Between family apologue and preventive dystopia on the dangers of artificial intelligence, this cartoon finds a jubilant balance, with a daring aesthetic. A show for the general public, an exhaustive guide to discover genre cinema.
Katie Mitchell, a young teenage “youtuber-videographer”, is about to leave the intimate cocoon at a time when her studies are directing her far from Michigan. The break with his father seems to be consumed, as the generational gap has widened. The observation is striking: more than the reflection of a collective imagination where the artisan nostalgia for the father and the dependence on new technologies for the daughter are opposed, the introduction reveals a bitter pessimism about family balance. Tinged with absurd and transgressive humor, it is above all the failure of a father that the first half hour endeavors to illustrate.
Make no mistake: the story will heal the wounds of this dying duo, for which dialogue has become almost impossible. The start of the journey to Katie University is a collection of Dantesque twists and turns where the Mitchell’s pay the price for the father, Rick, being inadequate with his time. End-to-endism in the absurd is confusing since distress becomes a paradoxical source of comedy. We can only feel a form of compassion for this singular quartet, which wisely departs from the beaten paths regularly taken by this type of apologue. The narration takes the time to expose the issues and it is not until the first third of the film that the trigger intervenes which tilts the film towards a strange and tasty dystopia. Throughout these two hours, MITCHELLS AGAINST MACHINES deploys a real emphatic depth for these characters, which is reminiscent of the ramblings pixaresque of Brad bird. This is also where the cartoon stands out in the dull contemporary landscape in terms of animation. Without causing boredom or falling into a latent didactic, each of these long sequences brings its share of humor and incredible actions, where the family asserts itself as a welded core in the light of danger.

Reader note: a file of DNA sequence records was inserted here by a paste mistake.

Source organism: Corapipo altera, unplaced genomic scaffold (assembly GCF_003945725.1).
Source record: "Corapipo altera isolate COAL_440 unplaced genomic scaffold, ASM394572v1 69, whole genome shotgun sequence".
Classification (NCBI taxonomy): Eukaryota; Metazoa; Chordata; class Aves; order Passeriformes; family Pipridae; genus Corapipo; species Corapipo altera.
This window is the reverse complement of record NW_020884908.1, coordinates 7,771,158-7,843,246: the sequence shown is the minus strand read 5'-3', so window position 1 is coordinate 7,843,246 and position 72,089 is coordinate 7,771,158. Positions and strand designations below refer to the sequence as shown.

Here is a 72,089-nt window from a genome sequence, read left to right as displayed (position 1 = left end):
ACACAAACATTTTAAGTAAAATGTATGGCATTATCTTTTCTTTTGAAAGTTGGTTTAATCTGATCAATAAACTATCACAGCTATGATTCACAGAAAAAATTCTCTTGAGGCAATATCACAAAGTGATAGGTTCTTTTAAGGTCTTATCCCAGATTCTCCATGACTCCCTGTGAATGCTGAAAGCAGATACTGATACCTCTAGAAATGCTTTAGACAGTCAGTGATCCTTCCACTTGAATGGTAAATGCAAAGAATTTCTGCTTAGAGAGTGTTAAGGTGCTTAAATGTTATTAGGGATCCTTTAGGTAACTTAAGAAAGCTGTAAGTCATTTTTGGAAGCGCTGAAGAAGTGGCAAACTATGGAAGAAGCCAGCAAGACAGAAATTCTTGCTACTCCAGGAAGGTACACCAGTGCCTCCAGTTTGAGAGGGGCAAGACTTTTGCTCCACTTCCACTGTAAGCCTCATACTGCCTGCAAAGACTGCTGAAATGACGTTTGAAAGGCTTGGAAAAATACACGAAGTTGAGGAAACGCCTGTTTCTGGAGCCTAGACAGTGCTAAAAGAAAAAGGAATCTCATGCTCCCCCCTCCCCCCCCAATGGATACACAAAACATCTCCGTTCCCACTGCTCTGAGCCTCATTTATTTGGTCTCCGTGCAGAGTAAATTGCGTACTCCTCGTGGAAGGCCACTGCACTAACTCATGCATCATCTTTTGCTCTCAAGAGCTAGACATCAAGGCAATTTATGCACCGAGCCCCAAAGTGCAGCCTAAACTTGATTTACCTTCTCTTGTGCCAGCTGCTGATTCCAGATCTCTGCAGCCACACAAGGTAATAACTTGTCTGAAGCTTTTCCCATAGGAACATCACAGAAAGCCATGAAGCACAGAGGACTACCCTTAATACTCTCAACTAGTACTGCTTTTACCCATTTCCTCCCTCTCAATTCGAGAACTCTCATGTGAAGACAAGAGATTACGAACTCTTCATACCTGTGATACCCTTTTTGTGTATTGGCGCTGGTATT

This is also the other good idea of the film: the main antagonist takes the features of an artificial intelligence. The smartphone is thus becoming a global threat, a pretext to generate numerous and captivating narrative flows. This opposition to technology contributes to the affirmation of the character of Katie in the initiatory quest that she is going through. In addition to attracting the good graces of her father, the teenager realizes the dangers and a whole generation should be influenced by this awareness. Morality thus distilled finds a fair and operative compromise between the need to adapt to the times and the ramblings potentially provoked by too extreme dependence. It would also be hypocritical to sulk your pleasure in front of the multiple action scenes where the unbridled imagination of neophytes Mike Rianda and Jeff Rowe unfolds in a watered-down whirlpool.
Katie thus remains the main subject of the film and looks like a real breath of fresh air if one considers contemporary entertainment on the scale of her heroines. Far from yet another archetype of geek sauce Jimmy Neutron, or more recently Ready Player One, the young girl reflects on the internet and networks from another angle. His videos advocate life-saving creativity, far from the smooth contours of Instagram and Tiktok behemoths. Finally, the heroine simultaneously embodies a form of alienation necessary in response to the robotic dictatorship and the very approach of the directors of this surprising cartoon.
It is advisable to contextualize the film in order to think about it, and at a time when the contemporary cartoon gets bogged down in the repetition of commonplaces, the staging ideas illustrated by MITCHELLS AGAINST MACHINES highlight a form of female mobility that is far too rare. In addition to the blessing granted to the quartet’s agreement, the return to the final agreement is only due to the inventiveness of Katie and the choreography that she ends up orchestrating with her father. Also, the withdrawn mother ends up asserting herself more. Reduced to emphasizing the unnecessary fascination with the archetypal neighbors of the perfect bourgeoisie, his character settles down and becomes fully involved in the storytelling. Thus, the emotion arises and we regret arriving at the end of this curious journey, an inter-generational apologue which will remain as one of the best surprises of these few months on VOD.
• Original title : The Mitchell’s against the machines • Production : Michael Rianda, Jeff Rowe • Scenario: Michael Rianda, Jeff Rowe • Main actors : Abbi Jacobson, Danny Mcbride, Maya Rudolph • Release date : April 30, 2021 • Duration: 1h54min